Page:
Solved: Griffiths Ex. 3.6 - Is There Charge Inside the Sphere?

In summary, Griffiths says that there is no charge inside the sphere, but that assumption is necessary in order to use the solutions to Laplace's equations.
  • #1
ehrenfest
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[SOLVED] Griffiths Example 3.6

Homework Statement


Please stop reading unless you have Griffiths E and M book.

In Example 3.6, we must assume that there is no charge inside the sphere even though it does not explicitly state that? Or is that what "hollow" means?


Homework Equations





The Attempt at a Solution

 
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  • #2
No hollow simply means in this case the potential is only in tin shell on the surface rather then being throughout which would make [tex] A_l [/tex] obsolete. As long as it not specifically stated that there is net charge or not we assume there isn't. All the charges are positioned homogeneously throughout
 
  • #3
So you are saying that we do assume there is no charge inside the sphere, correct?

He explicitly says that the charge is on the surface? What does "hollow" add to the problem?
 
  • #4
No, what happens is that there is no NET charge. There is still charge around, but the overall contribution is such that the charges chancel each other out. look at example 3.8 and see how the electric field causes the charges to accumulated and "charge" even though it is an "uncharged" metal sphere.

Hollow is simply saying that there is a potential within the thing, else there would not be from what i understand.
 
  • #5
But Laplace's equation does not apply unless there not only no net charge but exactly 0 charge density everywhere inside the sphere. And if Laplace's equation does not apply, neither do the solutions (eqn 3.65) that he uses.
 
  • #6
Read Section 3.1.1 and look at the example 3.3, 3.4, 3.5. It states that we don't need a charge to have a potential. There is no net charge. LaPlace is equal to 0. The same is true for this section if you look at Eqn 3.53 from which Eqn 3.65 are derived
 
  • #7
I don't think you understand my question.

In Example 3.7, Griffiths says "assuming there is no charge there". Why does he not say that in Example 3.6? I contend that he made a mistake and that he should have said it in Example 3.6. If that assumption is not made, then everything in Example 3.6 makes no sense.

Please confirm this.
 
  • #8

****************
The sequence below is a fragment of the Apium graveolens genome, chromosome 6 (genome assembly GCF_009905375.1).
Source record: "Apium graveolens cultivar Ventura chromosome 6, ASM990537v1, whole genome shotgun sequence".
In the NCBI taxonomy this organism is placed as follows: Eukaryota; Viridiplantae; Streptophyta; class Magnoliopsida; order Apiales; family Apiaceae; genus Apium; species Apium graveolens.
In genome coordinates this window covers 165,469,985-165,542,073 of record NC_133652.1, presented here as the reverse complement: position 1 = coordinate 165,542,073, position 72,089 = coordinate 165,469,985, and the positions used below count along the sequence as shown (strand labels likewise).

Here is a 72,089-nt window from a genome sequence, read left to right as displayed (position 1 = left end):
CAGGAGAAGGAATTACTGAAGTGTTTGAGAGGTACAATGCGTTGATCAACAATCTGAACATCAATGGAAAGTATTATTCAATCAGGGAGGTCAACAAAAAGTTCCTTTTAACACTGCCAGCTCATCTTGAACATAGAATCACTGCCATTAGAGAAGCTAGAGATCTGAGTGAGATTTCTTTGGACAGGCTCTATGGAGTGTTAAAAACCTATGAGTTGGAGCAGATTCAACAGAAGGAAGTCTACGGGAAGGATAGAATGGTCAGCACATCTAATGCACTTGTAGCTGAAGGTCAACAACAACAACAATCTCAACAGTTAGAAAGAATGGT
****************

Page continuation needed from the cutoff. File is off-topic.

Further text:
He means no free charge OUTSIDE the sphere, else it would influence the result, as the boundary conditions would change. With only the sphere as a source of potential the normal boundary conditions can be used
 
  • #9
I still think you don't understand my question.

I am asking about the assumptions we are making in Example 3.6. In Example 3.7, Griffiths says explicitly that there is no charge anywhere outside of the sphere. In Example 3.6, he does not say that there is no charge inside the sphere. But that is an assumption that is necessary in order to use the solutions to Laplace's equations.
Someone please confirm this.
 
  • #10
Yes there is no charge inside, cause else he would state it. The problem of the charge inside comes later in a different version, dipole in dielectric
 
  • #11
OK. That's all. Thanks.
 

Related to Solved: Griffiths Ex. 3.6 - Is There Charge Inside the Sphere?

1. What is Griffiths Ex. 3.6 and why is it important?

Griffiths Ex. 3.6 refers to Exercise 3.6 in the textbook "Introduction to Electrodynamics" by David J. Griffiths. This exercise deals with the concept of charge distribution inside a conducting sphere and is important because it helps us understand the behavior of electric fields and charges in different scenarios.

2. Is there charge inside the sphere in Griffiths Ex. 3.6?

No, there is no charge inside the conducting sphere in Griffiths Ex. 3.6. This is because, in a conductor, charges are free to move and redistribute themselves in order to cancel out any external electric field. Therefore, the electric field inside a conductor is always zero.

3. How does the charge distribution inside a conducting sphere affect the electric field outside the sphere in Griffiths Ex. 3.6?

The charge distribution inside a conducting sphere affects the electric field outside the sphere by creating an equivalent charge distribution on the surface of the sphere. This surface charge distribution produces an electric field outside the sphere, which is the same as that of a point charge located at the center of the sphere.

4. Can the charge distribution inside a conducting sphere in Griffiths Ex. 3.6 be changed?

Yes, the charge distribution inside a conducting sphere can be changed by introducing a non-uniform charge distribution on the surface of the sphere. This can be done by placing different objects or charges on the surface of the sphere, which will redistribute the charges inside the sphere accordingly.

5. How is Griffiths Ex. 3.6 relevant to real-life applications?

Griffiths Ex. 3.6 is relevant to many real-life applications, such as the behavior of electric fields and charges in conductors, capacitors, and other electrical devices. Understanding the principles behind charge distribution inside a conducting sphere can also help in designing efficient and effective electrical systems.

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